My dedication to regional communities and agriculture was last year rewarded with the 2014 Coca-Cola/ ASC Scholarship for my work in agriculture and my local show society, as well being appointed as an ambassador for the Agricultural Societies Council (ASC) group 14.

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Checking some of the first open bolls for the 2014/2015 season.

This year my career has taken off. When I finished my degree in late 2014 there was a drought around Moree so I had to move to southern NSW, almost 800km away to a town I had never been to, to start my career.

In January 2015 I began working with the Department of Primary Industries (DPI) at Yanco in the Murrumbidgee Irrigation Area doing research into integrated pest management in cotton. Cotton is a relatively new crop for this region, so I am at the forefront of its progression and success. I am a technical officer, collecting field data, managing and organising others in the field, consulting with growers, and assisting in the creation of trials and data collection methods of those trials.

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To most people involved in agriculture it is not just an industry, but a lifestyle that travels down the generations. According to the National Farmers Federation, 99% of all Australian farms are family owned.

Agriculture influences every person in the world even if they are purely a consumer.

With a fast growing population and unpredictable climate, I believe we must protect farms for future generations, and it must be done sustainably and profitably.

I would also like to help change the stereotypical image of the average Aussie farmer. Agriculture is a great industry for young people and women. There are so many fantastic things to attract young people and as an industry we need to make sure we are looking after our youth, helping them survive and flourish so the industry can too.

Agriculture provides 1.6 million jobs to the Australian economy, but there is still miscommunication between farmers and consumers. I believe we need more communication to build support from the community and it is vital our farmers are supported in every sector.

People involved in Australian agriculture put everything into it and I want to make sure that they can always get out what they put in.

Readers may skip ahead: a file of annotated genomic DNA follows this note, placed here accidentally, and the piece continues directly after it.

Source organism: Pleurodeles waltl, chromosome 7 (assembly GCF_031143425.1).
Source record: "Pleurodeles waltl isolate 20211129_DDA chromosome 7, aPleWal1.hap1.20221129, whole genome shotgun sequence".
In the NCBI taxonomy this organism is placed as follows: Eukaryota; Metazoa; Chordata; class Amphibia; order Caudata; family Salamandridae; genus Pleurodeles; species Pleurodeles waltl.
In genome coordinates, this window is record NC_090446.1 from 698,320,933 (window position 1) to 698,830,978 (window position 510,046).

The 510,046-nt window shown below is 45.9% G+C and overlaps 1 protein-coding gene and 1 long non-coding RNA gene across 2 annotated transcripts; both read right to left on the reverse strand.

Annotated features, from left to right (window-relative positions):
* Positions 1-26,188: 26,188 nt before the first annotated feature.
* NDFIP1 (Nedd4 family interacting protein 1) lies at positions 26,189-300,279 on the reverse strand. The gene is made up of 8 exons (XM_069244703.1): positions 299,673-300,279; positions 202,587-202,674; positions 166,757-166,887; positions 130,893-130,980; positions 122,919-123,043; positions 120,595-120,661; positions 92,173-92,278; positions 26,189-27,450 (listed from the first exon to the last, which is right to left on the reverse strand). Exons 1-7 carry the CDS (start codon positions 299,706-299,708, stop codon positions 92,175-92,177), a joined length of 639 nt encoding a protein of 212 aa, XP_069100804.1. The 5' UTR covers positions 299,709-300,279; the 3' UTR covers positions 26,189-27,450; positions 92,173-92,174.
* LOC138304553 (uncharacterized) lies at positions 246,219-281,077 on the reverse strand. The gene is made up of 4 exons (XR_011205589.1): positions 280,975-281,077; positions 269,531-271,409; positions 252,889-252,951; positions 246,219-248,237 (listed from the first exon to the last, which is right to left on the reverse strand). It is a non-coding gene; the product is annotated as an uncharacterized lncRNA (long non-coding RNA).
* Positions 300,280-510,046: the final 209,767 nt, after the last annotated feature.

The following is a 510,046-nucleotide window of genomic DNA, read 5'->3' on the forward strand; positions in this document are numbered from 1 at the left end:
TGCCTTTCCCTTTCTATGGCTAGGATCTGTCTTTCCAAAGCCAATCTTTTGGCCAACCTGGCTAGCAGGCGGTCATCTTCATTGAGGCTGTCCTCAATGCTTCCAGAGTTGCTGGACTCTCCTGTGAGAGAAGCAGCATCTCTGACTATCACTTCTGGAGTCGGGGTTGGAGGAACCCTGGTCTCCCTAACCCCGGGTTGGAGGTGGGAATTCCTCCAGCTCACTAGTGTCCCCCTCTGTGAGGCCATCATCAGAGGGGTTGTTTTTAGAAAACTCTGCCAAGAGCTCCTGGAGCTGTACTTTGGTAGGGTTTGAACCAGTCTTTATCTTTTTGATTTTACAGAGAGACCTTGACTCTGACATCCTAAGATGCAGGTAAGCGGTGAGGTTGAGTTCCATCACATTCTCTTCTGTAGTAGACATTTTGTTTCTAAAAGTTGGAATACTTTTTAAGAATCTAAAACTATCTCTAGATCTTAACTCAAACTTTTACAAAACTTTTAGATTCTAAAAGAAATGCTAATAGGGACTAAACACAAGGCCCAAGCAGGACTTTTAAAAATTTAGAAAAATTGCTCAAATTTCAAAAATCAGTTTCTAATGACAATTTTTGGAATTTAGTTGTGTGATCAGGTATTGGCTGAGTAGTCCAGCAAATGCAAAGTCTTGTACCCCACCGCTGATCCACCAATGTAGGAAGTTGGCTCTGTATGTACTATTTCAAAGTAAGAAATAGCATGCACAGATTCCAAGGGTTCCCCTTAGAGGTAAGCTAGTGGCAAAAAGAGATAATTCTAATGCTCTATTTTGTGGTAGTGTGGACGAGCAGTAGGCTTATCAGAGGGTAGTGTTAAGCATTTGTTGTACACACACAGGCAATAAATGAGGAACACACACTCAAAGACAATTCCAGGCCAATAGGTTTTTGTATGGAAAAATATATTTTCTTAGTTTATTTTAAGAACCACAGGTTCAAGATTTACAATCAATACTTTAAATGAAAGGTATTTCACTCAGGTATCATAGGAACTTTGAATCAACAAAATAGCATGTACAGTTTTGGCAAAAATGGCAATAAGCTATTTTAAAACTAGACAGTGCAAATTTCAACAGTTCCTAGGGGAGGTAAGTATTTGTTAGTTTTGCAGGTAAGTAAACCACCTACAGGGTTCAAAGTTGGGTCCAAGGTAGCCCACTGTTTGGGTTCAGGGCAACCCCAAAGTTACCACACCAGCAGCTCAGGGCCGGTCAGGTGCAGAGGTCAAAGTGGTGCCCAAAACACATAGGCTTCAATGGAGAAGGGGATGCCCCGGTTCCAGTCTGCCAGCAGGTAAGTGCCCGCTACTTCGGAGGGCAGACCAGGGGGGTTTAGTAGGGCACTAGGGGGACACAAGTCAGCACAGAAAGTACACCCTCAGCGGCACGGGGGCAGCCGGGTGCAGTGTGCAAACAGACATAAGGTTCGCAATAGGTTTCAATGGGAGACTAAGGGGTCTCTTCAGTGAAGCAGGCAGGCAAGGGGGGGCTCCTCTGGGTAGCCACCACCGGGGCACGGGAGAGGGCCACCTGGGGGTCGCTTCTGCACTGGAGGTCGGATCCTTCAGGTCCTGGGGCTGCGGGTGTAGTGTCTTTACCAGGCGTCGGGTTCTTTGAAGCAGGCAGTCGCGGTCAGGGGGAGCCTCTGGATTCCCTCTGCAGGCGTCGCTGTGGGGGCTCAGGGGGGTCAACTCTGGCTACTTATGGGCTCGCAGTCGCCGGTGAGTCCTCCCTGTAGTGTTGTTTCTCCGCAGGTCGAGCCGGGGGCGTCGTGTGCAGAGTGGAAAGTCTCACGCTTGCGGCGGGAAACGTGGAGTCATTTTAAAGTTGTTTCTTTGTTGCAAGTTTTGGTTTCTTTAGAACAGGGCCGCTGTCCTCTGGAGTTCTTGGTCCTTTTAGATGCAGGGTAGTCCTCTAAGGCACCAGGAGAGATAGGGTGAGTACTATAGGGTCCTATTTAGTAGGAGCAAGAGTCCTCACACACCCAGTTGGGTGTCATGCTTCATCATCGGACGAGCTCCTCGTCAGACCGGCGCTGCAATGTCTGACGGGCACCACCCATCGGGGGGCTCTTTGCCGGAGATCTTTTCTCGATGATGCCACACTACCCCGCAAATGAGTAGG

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There are so many young agriculturalists in Australia trying to make their voice heard, as I am. I want to be involved in advocacy for the cotton industry, particularly through engaging with consumers of Aussie cotton. I believe the industry can reach its goals. The more people who get involved and strive to enhance their skills, the more our confidence and enthusiasm for the cotton industry will become contagious. We will get out what we put in.

Katherine Mann’s mission to build the next crop of ‘Ag-vocates’

Today’s guest blog comes from Katherine Mann…

In 2013 Katherine graduated from a Bachelor of Natural Science (Agriculture) in a class of just three students. Now she’s telling her story in the hopes of inspiring other young people to get involved with agriculture. And like a lot of young ag enthusiasts, her love really started with her school’s show cattle team….

My name is Katherine and I am an agvocate.

From a very young age I remember being immersed in the country lifestyle. Without a doubt, time on my uncle’s Southern Highlands property ‘Clydesdale’ played a large role in my enthusiasm for agriculture today, but there has been 21 years of adventures between then and now.

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Sydney’s western suburbs aren’t the typical place you would go looking for a young girl interested in agriculture but that was where you would have found me. Growing up in Castle Hill, I attended Northholm Grammar School which was the first stepping stone into a somewhat whirlwind adventure. As soon as possible I immersed myself in all the agricultural possibilities the school could offer- the one with the biggest impact, still to this day, was the cattle show team.

I loved the whole atmosphere surrounding showing cattle. There was an overwhelming sense of being involved in something bigger than just cattle showing, like knowing that we have the capability to change the future of an already strong industry and make it even better in the future.  Knowing that I was one of the young Australians growing up and becoming involved in the agriculture industry at the same time as the big push to get more youth involved was great!